Genesis 5

Did it hurt to be Adam? The last we hear of him is when he fathered Seth. After that, says Genesis 5:4, he lived for 800 more years.

Eight hundred years.

What was he doing during this time?

I think he was thinking. I think he was reflecting on the reasons for his sojourn, his centuries-long exile within a fallen world. I think he was talking about what he had seen—about the garden, about God, about the animals, about the day when Eve appeared. And, with pain that had turned to wisdom the way lava turns to rock, he talked about the choice. The fall. He talked about the way that did not have to be taken, and the extent to which the world was not what it ought to be.

But who would listen? Everyone in his line had been born into this world. They knew no other. They were busy—overwhelmed, in fact—with trying to live in this world and make at least some part of this world their own.

Adam lived 800 years after Seth was born. He lived 930 years total. We know this from Genesis chapter 5, which catalogs the timing of births and deaths in exacting and seemingly pointless detail. Seth had Enosh at age 105 and died at 912 (verses 6-8). Enosh had Kenan at age 90 and died at 905 (verses 9-11). And on and on. Why?

These numbers tell us something. They hint at a story. Specifically, they hint at the story of Enoch.

The early members of the line of Adam had such long lifespans that they lived to see their great great great great great grandchildren. Enoch was the exception. At 365 years, he had an unusually short time on earth relative to his kin. What’s more, he is the one member of this line singled out to avoid bodily death. Genesis 5 takes care to tell us how different he was, saying, “Enoch walked with God, and he was not there, because God took him” (verse 24).

You will need a scratch pad or calculator to confirm what I’ll tell you next. Because Enoch’s lifespan was shorter than the others—365 years instead of eight or nine hundred—his life ended out of sequence. Use the Genesis 5 numbers to add up Adam’s age at the birth of each of his descendants and you discover this fact: Adam lived to know Enoch. You will also discover that after Adam died, Enoch—his four-times great grandson—was the next to leave the world.

I think someone listened.

I think Adam was loved by God and had a divine purpose in the world, even after the world had fallen. I think Adam was kept in the world, kept on his sojourn, until he could fulfill his purpose. That purpose was to get someone to listen to him, to get someone to believe in what he knew, so that what he knew would remain in the world after he was gone.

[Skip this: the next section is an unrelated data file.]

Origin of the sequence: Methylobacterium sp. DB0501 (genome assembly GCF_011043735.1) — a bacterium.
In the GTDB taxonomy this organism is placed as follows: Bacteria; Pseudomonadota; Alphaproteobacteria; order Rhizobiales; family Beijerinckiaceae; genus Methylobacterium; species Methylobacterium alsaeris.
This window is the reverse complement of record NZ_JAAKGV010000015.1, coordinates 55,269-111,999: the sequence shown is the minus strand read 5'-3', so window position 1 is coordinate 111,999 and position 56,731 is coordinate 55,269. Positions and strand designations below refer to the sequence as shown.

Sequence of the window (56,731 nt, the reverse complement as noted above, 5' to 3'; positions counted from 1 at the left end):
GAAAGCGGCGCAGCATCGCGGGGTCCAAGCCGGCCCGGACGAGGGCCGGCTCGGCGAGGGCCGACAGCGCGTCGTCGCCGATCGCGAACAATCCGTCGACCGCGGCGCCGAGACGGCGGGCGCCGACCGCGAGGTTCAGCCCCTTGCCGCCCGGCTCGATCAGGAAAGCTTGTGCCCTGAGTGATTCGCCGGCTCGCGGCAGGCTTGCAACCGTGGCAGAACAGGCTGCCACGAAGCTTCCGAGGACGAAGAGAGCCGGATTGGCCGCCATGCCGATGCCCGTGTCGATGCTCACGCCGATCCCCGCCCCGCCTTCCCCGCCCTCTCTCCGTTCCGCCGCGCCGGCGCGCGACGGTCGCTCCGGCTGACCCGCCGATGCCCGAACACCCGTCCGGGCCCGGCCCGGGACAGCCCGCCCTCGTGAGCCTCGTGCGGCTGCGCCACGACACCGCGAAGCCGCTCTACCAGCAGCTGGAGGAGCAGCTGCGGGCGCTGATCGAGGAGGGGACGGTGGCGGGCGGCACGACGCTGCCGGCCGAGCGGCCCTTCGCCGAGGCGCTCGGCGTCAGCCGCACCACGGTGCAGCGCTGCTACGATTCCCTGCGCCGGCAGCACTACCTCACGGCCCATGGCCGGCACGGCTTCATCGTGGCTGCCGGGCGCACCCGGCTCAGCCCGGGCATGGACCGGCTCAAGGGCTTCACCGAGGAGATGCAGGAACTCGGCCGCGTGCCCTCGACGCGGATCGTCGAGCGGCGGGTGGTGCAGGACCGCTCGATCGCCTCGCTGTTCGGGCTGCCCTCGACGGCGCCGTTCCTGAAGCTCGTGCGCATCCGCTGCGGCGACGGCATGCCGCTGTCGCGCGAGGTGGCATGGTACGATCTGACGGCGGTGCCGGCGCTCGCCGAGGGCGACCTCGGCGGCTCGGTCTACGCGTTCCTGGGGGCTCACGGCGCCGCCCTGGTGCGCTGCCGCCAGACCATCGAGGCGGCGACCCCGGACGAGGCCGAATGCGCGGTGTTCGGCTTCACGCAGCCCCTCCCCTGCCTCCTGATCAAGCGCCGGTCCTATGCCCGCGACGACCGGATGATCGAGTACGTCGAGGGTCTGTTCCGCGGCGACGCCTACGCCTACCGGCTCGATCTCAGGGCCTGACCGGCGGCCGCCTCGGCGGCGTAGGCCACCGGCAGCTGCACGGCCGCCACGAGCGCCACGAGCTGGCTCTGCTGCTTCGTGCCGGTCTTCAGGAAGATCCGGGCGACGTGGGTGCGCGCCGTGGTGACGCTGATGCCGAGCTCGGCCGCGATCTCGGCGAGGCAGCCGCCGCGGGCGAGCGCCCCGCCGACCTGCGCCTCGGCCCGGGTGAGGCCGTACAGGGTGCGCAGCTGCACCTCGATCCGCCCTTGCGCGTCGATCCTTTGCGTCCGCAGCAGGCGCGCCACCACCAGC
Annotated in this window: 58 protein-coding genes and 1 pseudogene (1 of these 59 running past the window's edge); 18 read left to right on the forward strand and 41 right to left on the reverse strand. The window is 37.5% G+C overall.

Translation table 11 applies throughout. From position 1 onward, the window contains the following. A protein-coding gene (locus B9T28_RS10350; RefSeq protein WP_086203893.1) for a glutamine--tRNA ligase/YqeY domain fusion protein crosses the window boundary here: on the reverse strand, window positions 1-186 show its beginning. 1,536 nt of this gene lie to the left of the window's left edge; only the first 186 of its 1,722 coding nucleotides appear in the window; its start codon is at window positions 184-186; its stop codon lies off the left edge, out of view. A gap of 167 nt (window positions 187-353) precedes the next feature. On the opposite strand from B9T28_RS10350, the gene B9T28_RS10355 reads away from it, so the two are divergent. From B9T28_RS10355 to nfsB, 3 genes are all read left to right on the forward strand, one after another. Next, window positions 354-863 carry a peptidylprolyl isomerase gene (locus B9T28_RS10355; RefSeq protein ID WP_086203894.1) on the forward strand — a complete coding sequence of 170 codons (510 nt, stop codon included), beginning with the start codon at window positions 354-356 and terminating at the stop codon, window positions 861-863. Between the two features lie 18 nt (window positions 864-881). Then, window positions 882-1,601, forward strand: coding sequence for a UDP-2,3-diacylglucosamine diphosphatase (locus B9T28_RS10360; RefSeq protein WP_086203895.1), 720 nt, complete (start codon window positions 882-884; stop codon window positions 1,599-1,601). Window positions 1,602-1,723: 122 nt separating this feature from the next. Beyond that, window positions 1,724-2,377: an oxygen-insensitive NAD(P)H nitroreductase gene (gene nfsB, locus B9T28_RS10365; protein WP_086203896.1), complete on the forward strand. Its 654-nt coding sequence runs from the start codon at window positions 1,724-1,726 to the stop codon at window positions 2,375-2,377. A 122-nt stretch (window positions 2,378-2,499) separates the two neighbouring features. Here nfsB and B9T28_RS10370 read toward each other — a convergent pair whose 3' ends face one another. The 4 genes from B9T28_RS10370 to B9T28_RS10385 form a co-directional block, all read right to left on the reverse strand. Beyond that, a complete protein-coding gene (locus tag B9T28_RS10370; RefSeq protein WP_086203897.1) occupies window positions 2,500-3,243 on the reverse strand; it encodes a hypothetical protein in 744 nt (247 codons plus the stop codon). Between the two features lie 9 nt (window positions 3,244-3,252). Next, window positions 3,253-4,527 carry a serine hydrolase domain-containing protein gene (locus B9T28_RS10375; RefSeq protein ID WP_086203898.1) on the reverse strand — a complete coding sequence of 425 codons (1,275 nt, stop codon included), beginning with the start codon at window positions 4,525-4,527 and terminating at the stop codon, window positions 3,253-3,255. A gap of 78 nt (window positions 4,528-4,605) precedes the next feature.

That person was Enoch.

As I say, I “think” these things. Scripture’s details are sparse. But those sparse details contain a chronological connection between Adam and Enoch that provides context for a fuller connection between these men. The timeline of when these people lived relative to one another hints at the possible origin of Enoch’s special understanding, his walk with God.

Enoch turned to Adam. He sat down before him and he listened. More than that, he sought the sense and import in what Adam was saying.

What did Adam have to share? What did he know that Enoch accepted?

Primarily this:

Adam knew how good things could really be.

Enoch “walked with God,” says Genesis 5:24. His walk through the world was a walk in the presence of God. How could this be? The world was still the world. But Enoch was a different Enoch, because of the knowledge he now possessed. Enoch lived his life fully illuminated by a courageous trust in the fullness of how good things can be, how good the blessings are that God is willing to give us.

That is faith.

Adam is gone. He took his memory of the garden with him. We can’t do what Enoch did, turning to Adam and sitting before Adam to try to slowly comprehend how rich and full and magnificent the experience of life was made to be. We can’t do for Adam what Enoch did. Enoch turned Adam’s pain to gold by choosing the God who made the garden, taking this God into his heart and living with this God, no matter what the broken man-made outer world brought him. Enoch did not experience death after he made this choice, because he no longer could. Death no longer had any hold on him.

We can’t do what Enoch did. We have no Adam to turn to, no Adam to speak with who can transform us with this knowledge.

Except we do. We do have this person.

Unknown millennia later, the Apostle Paul came to understand something about the world's Redeemer that he wove into his letters. Adam was the pattern of someone who was to come, he said in Romans 5:14. Jesus Christ, he wrote in 1 Corinthians 15:45, is the new Adam.